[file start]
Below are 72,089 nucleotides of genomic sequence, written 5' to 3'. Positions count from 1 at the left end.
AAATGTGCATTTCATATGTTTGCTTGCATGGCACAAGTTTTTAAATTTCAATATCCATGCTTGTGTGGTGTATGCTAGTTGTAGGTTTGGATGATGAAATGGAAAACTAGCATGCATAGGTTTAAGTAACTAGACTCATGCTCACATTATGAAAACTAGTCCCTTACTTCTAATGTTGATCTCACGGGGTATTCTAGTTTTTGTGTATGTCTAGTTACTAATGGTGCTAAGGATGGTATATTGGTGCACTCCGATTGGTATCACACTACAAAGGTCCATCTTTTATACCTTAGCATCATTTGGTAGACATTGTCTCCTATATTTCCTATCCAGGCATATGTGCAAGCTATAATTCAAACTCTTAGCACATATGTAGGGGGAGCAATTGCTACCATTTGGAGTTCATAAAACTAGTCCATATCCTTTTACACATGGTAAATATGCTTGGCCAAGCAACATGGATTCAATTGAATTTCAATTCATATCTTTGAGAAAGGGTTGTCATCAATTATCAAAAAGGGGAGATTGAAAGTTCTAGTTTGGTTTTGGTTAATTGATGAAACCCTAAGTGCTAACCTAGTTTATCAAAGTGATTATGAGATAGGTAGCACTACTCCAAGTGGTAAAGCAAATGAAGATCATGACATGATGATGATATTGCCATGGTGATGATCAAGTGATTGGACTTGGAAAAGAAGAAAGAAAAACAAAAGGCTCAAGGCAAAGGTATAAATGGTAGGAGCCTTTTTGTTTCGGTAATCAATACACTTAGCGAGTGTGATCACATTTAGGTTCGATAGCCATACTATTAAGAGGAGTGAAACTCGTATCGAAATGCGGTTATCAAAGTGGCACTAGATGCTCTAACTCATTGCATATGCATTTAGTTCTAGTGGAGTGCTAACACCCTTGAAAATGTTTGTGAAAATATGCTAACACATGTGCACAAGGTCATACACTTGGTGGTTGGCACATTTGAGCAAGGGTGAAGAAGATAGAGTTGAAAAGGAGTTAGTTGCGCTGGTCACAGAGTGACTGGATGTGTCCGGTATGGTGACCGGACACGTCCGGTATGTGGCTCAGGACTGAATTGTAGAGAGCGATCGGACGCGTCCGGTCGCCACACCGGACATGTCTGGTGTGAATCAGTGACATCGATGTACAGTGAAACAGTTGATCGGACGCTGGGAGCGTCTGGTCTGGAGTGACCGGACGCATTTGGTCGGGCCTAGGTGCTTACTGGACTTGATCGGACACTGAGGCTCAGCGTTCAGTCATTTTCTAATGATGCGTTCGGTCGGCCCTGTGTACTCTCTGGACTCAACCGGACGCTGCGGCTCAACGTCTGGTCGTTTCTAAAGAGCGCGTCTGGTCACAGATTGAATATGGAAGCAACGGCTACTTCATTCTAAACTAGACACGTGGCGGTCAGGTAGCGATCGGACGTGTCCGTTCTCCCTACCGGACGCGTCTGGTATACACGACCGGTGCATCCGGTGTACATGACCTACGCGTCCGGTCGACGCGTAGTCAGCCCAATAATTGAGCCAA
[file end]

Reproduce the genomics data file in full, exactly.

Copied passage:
Below are 72,089 nucleotides of genomic sequence, written 5' to 3'. Positions count from 1 at the left end.
AAATGTGCATTTCATATGTTTGCTTGCATGGCACAAGTTTTTAAATTTCAATATCCATGCTTGTGTGGTGTATGCTAGTTGTAGGTTTGGATGATGAAATGGAAAACTAGCATGCATAGGTTTAAGTAACTAGACTCATGCTCACATTATGAAAACTAGTCCCTTACTTCTAATGTTGATCTCACGGGGTATTCTAGTTTTTGTGTATGTCTAGTTACTAATGGTGCTAAGGATGGTATATTGGTGCACTCCGATTGGTATCACACTACAAAGGTCCATCTTTTATACCTTAGCATCATTTGGTAGACATTGTCTCCTATATTTCCTATCCAGGCATATGTGCAAGCTATAATTCAAACTCTTAGCACATATGTAGGGGGAGCAATTGCTACCATTTGGAGTTCATAAAACTAGTCCATATCCTTTTACACATGGTAAATATGCTTGGCCAAGCAACATGGATTCAATTGAATTTCAATTCATATCTTTGAGAAAGGGTTGTCATCAATTATCAAAAAGGGGAGATTGAAAGTTCTAGTTTGGTTTTGGTTAATTGATGAAACCCTAAGTGCTAACCTAGTTTATCAAAGTGATTATGAGATAGGTAGCACTACTCCAAGTGGTAAAGCAAATGAAGATCATGACATGATGATGATATTGCCATGGTGATGATCAAGTGATTGGACTTGGAAAAGAAGAAAGAAAAACAAAAGGCTCAAGGCAAAGGTATAAATGGTAGGAGCCTTTTTGTTTCGGTAATCAATACACTTAGCGAGTGTGATCACATTTAGGTTCGATAGCCATACTATTAAGAGGAGTGAAACTCGTATCGAAATGCGGTTATCAAAGTGGCACTAGATGCTCTAACTCATTGCATATGCATTTAGTTCTAGTGGAGTGCTAACACCCTTGAAAATGTTTGTGAAAATATGCTAACACATGTGCACAAGGTCATACACTTGGTGGTTGGCACATTTGAGCAAGGGTGAAGAAGATAGAGTTGAAAAGGAGTTAGTTGCGCTGGTCACAGAGTGACTGGATGTGTCCGGTATGGTGACCGGACACGTCCGGTATGTGGCTCAGGACTGAATTGTAGAGAGCGATCGGACGCGTCCGGTCGCCACACCGGACATGTCTGGTGTGAATCAGTGACATCGATGTACAGTGAAACAGTTGATCGGACGCTGGGAGCGTCTGGTCTGGAGTGACCGGACGCATTTGGTCGGGCCTAGGTGCTTACTGGACTTGATCGGACACTGAGGCTCAGCGTTCAGTCATTTTCTAATGATGCGTTCGGTCGGCCCTGTGTACTCTCTGGACTCAACCGGACGCTGCGGCTCAACGTCTGGTCGTTTCTAAAGAGCGCGTCTGGTCACAGATTGAATATGGAAGCAACGGCTACTTCATTCTAAACTAGACACGTGGCGGTCAGGTAGCGATCGGACGTGTCCGTTCTCCCTACCGGACGCGTCTGGTATACACGACCGGTGCATCCGGTGTACATGACCTACGCGTCCGGTCGACGCGTAGTCAGCCCAATAATTGAGCCAA